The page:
Along with Hubbis, Appway recently hosted the roundtable “Drive your Top and Bottom Line with Client Onboarding” in Singapore. The participants, senior banking experts from local and global private banks, exchanged visions about digitalization and the main pain points when it comes to onboarding a client.
These are the results:
What we found is that compliance is a hot topic in Asia, especially in Singapore. Most banks are now running a KYC review, because the more quality data a bank has about a client, the better they are able to service customers and fulfill current and future regulatory requirements.
Even though the need for better data is pressing, data gathering in Singapore is still done manually. Fifty percent of the roundtable participants disclosed that their onboarding is still paper-based and relationship managers work with task lists, resulting in inconsistent data and inefficiency. Relationship managers are spending up to 80% of their time on administrative work and frequently need to bother their clients with documents. Despite all this extra effort, data quality is still not good enough to fulfill compliance standards and a KYC review still needs to be performed.
Seventy-two percent of the participants mentioned that opening an individual account at their bank takes at least 10 days or more. The long period is accepted in the market and private clients tend wait for an account opening. It can take more than double the time when a client wants to open a legal account like a private investment company or trust.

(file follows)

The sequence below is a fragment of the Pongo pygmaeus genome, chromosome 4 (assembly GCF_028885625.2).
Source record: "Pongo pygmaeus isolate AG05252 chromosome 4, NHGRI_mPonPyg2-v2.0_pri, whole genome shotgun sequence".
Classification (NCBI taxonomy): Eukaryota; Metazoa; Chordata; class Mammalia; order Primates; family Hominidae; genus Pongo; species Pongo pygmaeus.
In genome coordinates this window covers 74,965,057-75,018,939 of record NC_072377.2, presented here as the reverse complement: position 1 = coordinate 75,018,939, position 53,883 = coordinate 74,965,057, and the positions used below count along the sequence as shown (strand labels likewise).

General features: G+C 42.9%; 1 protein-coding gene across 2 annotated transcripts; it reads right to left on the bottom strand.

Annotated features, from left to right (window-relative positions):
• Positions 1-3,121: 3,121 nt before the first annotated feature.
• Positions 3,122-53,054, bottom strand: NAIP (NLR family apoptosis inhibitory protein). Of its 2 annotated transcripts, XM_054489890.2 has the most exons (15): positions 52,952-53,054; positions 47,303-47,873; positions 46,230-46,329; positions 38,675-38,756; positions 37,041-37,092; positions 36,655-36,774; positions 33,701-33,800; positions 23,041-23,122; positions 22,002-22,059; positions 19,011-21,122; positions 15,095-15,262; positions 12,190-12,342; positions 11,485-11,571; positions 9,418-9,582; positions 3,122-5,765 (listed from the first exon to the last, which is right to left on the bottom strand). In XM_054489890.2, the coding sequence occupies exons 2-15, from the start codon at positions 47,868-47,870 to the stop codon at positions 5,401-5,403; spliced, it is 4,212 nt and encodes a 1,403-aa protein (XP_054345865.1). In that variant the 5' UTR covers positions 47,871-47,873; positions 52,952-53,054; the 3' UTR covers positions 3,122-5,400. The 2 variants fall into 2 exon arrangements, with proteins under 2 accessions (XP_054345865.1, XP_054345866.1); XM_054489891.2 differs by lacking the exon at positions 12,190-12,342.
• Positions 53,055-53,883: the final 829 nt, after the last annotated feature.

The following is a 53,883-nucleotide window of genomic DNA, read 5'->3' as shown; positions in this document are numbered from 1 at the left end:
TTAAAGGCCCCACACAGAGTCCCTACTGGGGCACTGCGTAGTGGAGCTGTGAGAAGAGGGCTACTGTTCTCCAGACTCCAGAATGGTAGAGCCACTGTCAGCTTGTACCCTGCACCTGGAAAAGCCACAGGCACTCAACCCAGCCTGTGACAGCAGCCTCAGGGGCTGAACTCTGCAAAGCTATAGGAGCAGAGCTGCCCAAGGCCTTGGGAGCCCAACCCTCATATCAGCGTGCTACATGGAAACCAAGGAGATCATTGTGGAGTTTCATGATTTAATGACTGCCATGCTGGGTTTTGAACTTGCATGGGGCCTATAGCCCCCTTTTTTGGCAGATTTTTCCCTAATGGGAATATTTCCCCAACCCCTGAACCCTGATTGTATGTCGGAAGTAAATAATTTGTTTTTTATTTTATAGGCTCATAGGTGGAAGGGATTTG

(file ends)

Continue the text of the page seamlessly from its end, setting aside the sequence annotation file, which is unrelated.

These long wait times beg the question: how long are clients willing to queue for a private account when another bank offers faster onboarding while fulfilling all requirements of the regulator?
It’s no wonder that onboarding in Singapore takes so long when 67% of the roundtable participants admitted to using more than four platforms or systems to onboard a client.
These multiple systems, along with unguided manual process and stringent regulatory requirements make bankers and clients unsatisfied. Sixty-three percent of the participants mentioned that they were unsatisfied with their current onboarding process and 37% were neutral. This means that none of the participants are happy with their onboarding process.
Surprising when you realize onboarding is one of the first touchpoints of a bank will have with its client.
All participants agreed that an onboarding process needs to be guided, efficient, and flexible. Compliance is a challenge, but the requirements are clear. Digitalization will support banks to cope with these challenges.
For greater insights into how digital onboarding can boost client and employee satisfaction at your firm, download our study, The Fastest One Wins.